The UK economy would suffer a severe setback in its battle to revert to pre-pandemic strength if the Omicron variant proves to be deadly, City economists have warned.
If the heavily mutated strain of the virus is capable of evading vaccines and the UK government reimposes blanket lockdown measures, the economy would shrink back to around six per cent below its pre-crisis size.
That’s according to Samuel Tombs, chief UK economist at Pantheon Macroeconomics, who set out in a research note the potential severity of the hit to the British economy if a code-red Omicron scenario emerges.
Analysts at Wall Street giant Goldman Sachs agreed with Tombs’s assessment.
In a worst case scenario, in which Omicron poses severe health risks, “growth is significantly lower… given more intense hospital pressures, severe restrictions, and consumer fear,” the investment bank said.
Fear of catching a more deadly strain of the virus would weigh heavily on consumer spending as Brits stay hunkered down in their homes.
A sharp reduction in spending would hit Britain’s economy hard due to its reliance on services businesses – which make up around 80 per cent of total output – to generate growth.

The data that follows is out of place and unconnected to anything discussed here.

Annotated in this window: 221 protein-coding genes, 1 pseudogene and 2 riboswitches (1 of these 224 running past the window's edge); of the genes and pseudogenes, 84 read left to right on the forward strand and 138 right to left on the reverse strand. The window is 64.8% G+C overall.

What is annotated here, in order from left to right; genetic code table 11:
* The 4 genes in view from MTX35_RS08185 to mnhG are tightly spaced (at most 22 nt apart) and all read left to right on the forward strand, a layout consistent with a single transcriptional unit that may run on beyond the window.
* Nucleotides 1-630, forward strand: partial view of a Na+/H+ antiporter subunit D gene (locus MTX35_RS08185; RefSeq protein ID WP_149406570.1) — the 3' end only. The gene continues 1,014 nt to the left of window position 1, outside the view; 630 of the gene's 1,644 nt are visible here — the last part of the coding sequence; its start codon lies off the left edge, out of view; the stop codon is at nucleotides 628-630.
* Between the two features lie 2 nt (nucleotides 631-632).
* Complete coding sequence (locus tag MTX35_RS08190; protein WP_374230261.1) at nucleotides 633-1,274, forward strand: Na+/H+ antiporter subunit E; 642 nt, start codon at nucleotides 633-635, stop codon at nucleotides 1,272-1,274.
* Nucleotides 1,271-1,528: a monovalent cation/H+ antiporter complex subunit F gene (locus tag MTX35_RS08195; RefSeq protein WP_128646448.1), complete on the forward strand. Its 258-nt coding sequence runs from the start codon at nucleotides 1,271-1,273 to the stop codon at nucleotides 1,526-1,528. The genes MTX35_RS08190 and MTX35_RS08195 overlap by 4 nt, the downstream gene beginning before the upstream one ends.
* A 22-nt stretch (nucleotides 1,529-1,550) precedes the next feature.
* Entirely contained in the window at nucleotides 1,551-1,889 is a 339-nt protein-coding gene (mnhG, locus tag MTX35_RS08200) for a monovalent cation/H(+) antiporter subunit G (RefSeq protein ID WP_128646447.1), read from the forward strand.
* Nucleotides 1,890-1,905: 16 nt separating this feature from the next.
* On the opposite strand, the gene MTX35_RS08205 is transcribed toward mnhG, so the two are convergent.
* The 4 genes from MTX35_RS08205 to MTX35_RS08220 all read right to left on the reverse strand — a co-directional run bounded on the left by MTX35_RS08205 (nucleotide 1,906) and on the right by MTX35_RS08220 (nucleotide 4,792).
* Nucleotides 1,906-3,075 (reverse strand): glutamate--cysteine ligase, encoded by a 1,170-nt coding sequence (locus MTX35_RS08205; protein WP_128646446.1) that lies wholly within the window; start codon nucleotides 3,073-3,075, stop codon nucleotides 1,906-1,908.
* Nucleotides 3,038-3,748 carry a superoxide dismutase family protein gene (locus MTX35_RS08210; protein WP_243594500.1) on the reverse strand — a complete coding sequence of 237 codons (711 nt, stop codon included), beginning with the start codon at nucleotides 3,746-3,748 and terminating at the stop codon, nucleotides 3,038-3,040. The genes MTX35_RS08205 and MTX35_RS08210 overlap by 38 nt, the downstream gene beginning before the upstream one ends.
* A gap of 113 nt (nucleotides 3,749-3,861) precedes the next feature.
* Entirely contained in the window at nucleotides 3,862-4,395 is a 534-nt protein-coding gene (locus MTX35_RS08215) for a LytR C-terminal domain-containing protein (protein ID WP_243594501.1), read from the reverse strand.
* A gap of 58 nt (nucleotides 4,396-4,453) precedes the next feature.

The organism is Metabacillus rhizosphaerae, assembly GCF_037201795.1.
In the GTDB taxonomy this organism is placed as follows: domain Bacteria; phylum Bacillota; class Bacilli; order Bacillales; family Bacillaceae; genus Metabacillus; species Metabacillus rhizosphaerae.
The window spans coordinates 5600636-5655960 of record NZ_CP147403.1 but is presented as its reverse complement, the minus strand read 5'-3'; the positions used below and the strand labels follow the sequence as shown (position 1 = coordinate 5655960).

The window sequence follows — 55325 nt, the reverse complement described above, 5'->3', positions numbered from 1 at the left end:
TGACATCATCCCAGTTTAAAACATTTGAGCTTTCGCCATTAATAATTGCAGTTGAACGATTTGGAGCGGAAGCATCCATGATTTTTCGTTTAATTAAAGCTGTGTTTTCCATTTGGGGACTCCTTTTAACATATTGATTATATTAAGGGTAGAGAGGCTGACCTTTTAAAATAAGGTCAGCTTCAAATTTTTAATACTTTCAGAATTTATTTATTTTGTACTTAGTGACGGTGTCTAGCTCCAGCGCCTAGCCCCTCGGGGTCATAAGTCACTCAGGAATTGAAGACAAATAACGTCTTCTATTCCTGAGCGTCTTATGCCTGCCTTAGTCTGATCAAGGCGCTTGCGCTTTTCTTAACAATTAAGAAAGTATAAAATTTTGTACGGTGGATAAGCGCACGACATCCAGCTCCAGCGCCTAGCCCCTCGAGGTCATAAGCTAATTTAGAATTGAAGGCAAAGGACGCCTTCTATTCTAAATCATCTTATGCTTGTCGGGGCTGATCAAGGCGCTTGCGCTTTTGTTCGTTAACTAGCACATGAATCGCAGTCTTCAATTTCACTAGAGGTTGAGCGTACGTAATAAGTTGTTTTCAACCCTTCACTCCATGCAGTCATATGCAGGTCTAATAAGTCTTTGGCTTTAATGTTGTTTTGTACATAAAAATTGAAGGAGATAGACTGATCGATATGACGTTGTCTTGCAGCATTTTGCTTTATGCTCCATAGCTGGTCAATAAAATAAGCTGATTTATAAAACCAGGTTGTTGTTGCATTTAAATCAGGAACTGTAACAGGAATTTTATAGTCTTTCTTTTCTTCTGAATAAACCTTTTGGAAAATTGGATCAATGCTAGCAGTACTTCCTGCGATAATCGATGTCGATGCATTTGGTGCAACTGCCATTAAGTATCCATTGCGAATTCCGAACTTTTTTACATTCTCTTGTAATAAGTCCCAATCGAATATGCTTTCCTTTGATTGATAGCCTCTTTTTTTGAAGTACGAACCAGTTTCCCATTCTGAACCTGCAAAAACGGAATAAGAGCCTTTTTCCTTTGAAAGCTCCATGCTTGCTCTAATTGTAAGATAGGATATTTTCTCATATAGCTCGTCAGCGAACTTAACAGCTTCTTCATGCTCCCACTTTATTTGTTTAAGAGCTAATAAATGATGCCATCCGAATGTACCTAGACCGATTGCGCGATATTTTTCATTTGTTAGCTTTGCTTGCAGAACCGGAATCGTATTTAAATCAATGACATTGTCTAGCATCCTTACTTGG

Paul Dales, chief UK economist at Capital Economics, said: “Fear of catching Omicron may restrain activity if people cut back on socialising.”
In a throwback to the “pingdemic” last July, the spread of Omicron could force large swathes of the UK public to isolate, meaning “they would be less able to spend and work,” Dales added.
The potential impact of the new variant on inflation is difficult to judge. A reimposition of blanket lockdowns will hit both supply and demand equally, meaning inflation would likely trend in the same upward direction it is currently on.
Upside risks to inflation are more likely in a best or worst case scenario, meaning the Bank of England is unlikely to be deterred from hiking rates next month.
Experts stressed the importance of waiting until further information on the variant emerges before making any economic bets.
“We are not making Omicron-related changes to our forecasts until the likelihood of these scenarios has become somewhat clearer,” Goldmans Sachs said.